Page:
Its roots began as a small charter credit union, established by Reverend Arthur Decary of St. Andre’s parish to primarily help its low-income parishioners have easier access to a financial institution. These days, Ocean Communities Federal Credit Union (OCFU) remains a strong, viable and healthy modern-day financial cooperative. Withstanding recessions, strained balance sheets, and a near miss with permanent closure, OCFCU has emerged stronger and savvier. Profile chats candidly with three of OCFCU’s officers, Paul Peterson, chief financial officer; Pam Laverriere, vice president of lending; and Judy Morin, vice president of financial services, about how the little credit union that could bounced back—and why business is now better than ever.
Morin: Even with a long-standing relationship in the community, we came awfully close to ending our tenure. It was timely that a special case officer with the National Credit Union Association (NCUA) walked in and asked to see our CEO. Within 24 hours we cut our staff by 50 percent and began the process of restructuring how we did business. Our capital, at the time, was dangerously low due to a couple different variables: inadequate lending and collection practices. Today, we are a very healthy credit union with approximately 12,000 plus members and over $140 million in assets. Our interim CEO, Bob Begin, continues to spearhead our growth.
What key principles guided the credit union leaders as they looked to rebuild and restructure the business?
Peterson: As a modestly sized credit union that must find ways to compete not only against megabanks, but also locally owned banks and thrifts, credit unions, and non-bank providers of financial services, we knew that we had to find ways to differentiate ourselves from the clutter of the marketplace. Since we are, most of the time, too small to take on the high costs of developing our own “difference makers,” we concluded that it was critical for us to embrace key strategic relationships with companies that have established themselves as leaders in their field, either locally or nationally. There are two such strategic partnerships that represent the best examples of Ocean Communities’ identifying a need and finding the right partner that specializes in serving that niche: BancVue Limited and CUSO Mortgage Corporation.
Can you elaborate on the benefits of partnering with BancVue and CUSO?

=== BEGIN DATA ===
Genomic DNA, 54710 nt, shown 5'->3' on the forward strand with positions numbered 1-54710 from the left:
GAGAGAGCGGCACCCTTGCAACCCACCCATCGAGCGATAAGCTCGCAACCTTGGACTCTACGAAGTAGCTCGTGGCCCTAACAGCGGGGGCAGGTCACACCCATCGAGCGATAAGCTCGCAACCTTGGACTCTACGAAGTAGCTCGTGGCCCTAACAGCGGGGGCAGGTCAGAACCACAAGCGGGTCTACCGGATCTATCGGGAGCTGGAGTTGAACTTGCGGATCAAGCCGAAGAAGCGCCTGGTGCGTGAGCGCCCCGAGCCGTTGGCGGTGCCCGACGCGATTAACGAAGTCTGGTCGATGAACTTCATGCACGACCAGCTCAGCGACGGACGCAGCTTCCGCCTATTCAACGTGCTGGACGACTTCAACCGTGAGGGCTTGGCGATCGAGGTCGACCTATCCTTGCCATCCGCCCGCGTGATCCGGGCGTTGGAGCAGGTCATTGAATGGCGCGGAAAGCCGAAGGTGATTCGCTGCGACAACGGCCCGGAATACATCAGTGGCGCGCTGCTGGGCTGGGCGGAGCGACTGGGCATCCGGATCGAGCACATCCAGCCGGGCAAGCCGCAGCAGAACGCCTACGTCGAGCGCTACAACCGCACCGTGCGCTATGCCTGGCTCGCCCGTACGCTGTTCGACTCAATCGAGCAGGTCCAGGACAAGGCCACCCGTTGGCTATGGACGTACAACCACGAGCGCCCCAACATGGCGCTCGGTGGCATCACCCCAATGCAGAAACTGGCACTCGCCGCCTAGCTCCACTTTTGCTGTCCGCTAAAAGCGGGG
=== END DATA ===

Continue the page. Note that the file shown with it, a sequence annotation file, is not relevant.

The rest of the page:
Peterson: BancVue Ltd’s rewards checking product lines [will] allow us to eventually extricate ourselves from our past history of heavy reliance on certificate accounts and focus more on increasing earnings through debit-card interchanges, courtesy pay fees, and electronic delivery of monthly statements. This also allowed us to increase core checking savings accounts, which are the true bread and butter of every financial institution. Over the past three years through the use of BancVue’s national brand, Kasasa, OCFCU has seen a 56 percent increase in checking accounts and increased usage as a primary financial institution for members.
CUSO Mortgage Corporation headquartered here in Maine is jointly owned by eight Maine-based credit unions, including OCFCU. Although OCFCU has long been a strong mortgage lender, many periods in the past promulgated by funding limitations left smaller institutions like ours facing a shortage in expertise for the direct sale of mortgages to the secondary market. This naturally forced the credit union to raise its loan rates and, effectively, price itself out of the mortgage-loan market because of lack of funds. We needed a relationship with a mortgage-banking entity that would give us immediate access not only to the secondary market but also to a strong mortgage-servicing operation. CUSO was the perfect partner for this initiative.
What are some examples of the credit union’s efforts to provide all-around service to its members?
Laverriere: When most banks are exacting tighter lending practices, OCFCU’s venture into lending to high-risk borrowers has brought success by building new relationships with members who really need guidance and counseling in order to be successful. It is essential that members have a financial institution that will go the distance with them. Because we have committed ourselves to building long-term relationships, we have also experienced an increased interest margin. Essentially, the attentiveness and willingness on our part to simultaneously provide loans for members who would willingly pay much higher rates to unscrupulous lenders equates into a win-win for all.